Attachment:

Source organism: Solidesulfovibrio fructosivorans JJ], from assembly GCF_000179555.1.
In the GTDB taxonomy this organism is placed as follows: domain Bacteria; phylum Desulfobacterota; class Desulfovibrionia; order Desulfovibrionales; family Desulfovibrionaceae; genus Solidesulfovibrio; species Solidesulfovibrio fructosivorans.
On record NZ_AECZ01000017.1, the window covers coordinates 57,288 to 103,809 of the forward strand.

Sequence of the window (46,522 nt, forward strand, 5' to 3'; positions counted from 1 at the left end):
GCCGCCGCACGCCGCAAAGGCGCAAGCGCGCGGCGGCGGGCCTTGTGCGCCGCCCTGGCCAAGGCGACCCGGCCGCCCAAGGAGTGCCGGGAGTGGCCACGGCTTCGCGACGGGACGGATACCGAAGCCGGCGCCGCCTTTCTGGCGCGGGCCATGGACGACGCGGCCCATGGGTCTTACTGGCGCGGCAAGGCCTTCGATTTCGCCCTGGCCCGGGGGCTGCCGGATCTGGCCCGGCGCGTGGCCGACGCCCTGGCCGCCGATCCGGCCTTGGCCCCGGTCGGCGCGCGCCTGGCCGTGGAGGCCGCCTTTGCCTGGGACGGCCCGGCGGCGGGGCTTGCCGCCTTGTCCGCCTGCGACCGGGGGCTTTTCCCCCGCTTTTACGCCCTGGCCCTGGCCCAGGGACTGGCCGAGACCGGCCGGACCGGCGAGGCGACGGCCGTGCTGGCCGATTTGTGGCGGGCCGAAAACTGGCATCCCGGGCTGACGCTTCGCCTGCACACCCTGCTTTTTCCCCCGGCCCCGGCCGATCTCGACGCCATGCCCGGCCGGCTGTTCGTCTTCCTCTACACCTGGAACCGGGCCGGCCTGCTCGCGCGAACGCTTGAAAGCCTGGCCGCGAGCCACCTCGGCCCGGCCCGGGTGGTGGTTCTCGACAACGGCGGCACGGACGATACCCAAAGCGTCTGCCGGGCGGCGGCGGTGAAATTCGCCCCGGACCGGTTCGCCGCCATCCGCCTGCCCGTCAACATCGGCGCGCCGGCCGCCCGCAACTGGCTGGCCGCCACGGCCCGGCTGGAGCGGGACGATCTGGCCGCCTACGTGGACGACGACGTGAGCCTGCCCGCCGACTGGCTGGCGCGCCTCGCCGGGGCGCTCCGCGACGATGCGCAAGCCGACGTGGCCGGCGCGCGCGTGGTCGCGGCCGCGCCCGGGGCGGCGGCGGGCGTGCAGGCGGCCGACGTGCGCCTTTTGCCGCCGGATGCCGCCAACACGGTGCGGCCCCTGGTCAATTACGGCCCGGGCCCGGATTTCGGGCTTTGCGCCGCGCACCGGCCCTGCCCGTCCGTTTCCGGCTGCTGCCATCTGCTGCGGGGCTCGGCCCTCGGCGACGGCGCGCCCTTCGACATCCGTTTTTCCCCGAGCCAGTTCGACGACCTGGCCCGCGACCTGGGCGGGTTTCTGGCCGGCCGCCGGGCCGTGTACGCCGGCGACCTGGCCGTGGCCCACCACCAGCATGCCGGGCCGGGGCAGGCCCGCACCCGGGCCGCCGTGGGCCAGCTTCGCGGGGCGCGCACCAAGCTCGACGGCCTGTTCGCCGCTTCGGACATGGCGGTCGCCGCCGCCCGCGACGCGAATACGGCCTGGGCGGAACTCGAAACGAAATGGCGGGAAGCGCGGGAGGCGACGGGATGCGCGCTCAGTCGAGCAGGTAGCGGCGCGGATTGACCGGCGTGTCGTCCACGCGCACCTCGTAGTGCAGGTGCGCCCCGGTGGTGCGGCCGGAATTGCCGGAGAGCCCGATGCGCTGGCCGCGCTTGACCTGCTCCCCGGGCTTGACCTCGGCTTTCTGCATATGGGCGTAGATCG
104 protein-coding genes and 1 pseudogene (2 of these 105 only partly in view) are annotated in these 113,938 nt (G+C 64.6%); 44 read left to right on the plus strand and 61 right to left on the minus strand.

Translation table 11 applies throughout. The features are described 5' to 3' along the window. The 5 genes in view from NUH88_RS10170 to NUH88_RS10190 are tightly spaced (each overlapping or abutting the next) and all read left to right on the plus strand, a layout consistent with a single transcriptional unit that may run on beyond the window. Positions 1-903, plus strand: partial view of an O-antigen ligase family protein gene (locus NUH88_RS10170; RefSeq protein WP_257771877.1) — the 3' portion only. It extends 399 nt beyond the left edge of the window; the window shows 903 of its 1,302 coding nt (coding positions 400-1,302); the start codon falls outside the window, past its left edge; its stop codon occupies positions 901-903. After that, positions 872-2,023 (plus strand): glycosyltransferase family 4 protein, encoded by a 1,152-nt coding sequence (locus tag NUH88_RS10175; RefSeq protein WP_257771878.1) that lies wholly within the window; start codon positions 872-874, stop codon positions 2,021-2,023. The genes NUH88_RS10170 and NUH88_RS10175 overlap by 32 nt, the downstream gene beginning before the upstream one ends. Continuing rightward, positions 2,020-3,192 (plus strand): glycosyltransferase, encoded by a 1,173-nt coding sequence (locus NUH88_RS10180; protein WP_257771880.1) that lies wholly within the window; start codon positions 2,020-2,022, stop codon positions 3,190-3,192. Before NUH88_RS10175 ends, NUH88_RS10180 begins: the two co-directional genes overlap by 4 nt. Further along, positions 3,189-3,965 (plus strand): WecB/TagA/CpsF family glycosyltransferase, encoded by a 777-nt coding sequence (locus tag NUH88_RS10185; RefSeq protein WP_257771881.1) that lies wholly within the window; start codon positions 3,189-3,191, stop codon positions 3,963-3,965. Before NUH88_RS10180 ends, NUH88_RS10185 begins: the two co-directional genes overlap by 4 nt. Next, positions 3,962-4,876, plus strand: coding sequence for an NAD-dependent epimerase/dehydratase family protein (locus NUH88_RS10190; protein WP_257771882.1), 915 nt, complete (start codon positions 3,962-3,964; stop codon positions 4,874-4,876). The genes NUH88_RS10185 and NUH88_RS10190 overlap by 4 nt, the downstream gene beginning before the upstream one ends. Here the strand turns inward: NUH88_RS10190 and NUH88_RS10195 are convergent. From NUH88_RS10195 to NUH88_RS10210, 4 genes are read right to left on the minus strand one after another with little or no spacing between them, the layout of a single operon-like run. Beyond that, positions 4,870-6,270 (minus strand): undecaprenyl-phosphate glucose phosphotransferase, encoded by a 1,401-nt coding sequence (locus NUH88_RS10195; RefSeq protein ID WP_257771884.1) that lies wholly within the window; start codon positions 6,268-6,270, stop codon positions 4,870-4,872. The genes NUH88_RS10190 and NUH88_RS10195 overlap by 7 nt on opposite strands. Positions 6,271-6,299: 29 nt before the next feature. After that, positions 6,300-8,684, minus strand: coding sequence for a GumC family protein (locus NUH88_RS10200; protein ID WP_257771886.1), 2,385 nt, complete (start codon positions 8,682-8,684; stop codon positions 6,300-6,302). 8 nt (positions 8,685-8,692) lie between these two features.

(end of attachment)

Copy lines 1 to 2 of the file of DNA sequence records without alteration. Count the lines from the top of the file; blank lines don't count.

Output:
Source organism: Solidesulfovibrio fructosivorans JJ], from assembly GCF_000179555.1.
In the GTDB taxonomy this organism is placed as follows: domain Bacteria; phylum Desulfobacterota; class Desulfovibrionia; order Desulfovibrionales; family Desulfovibrionaceae; genus Solidesulfovibrio; species Solidesulfovibrio fructosivorans.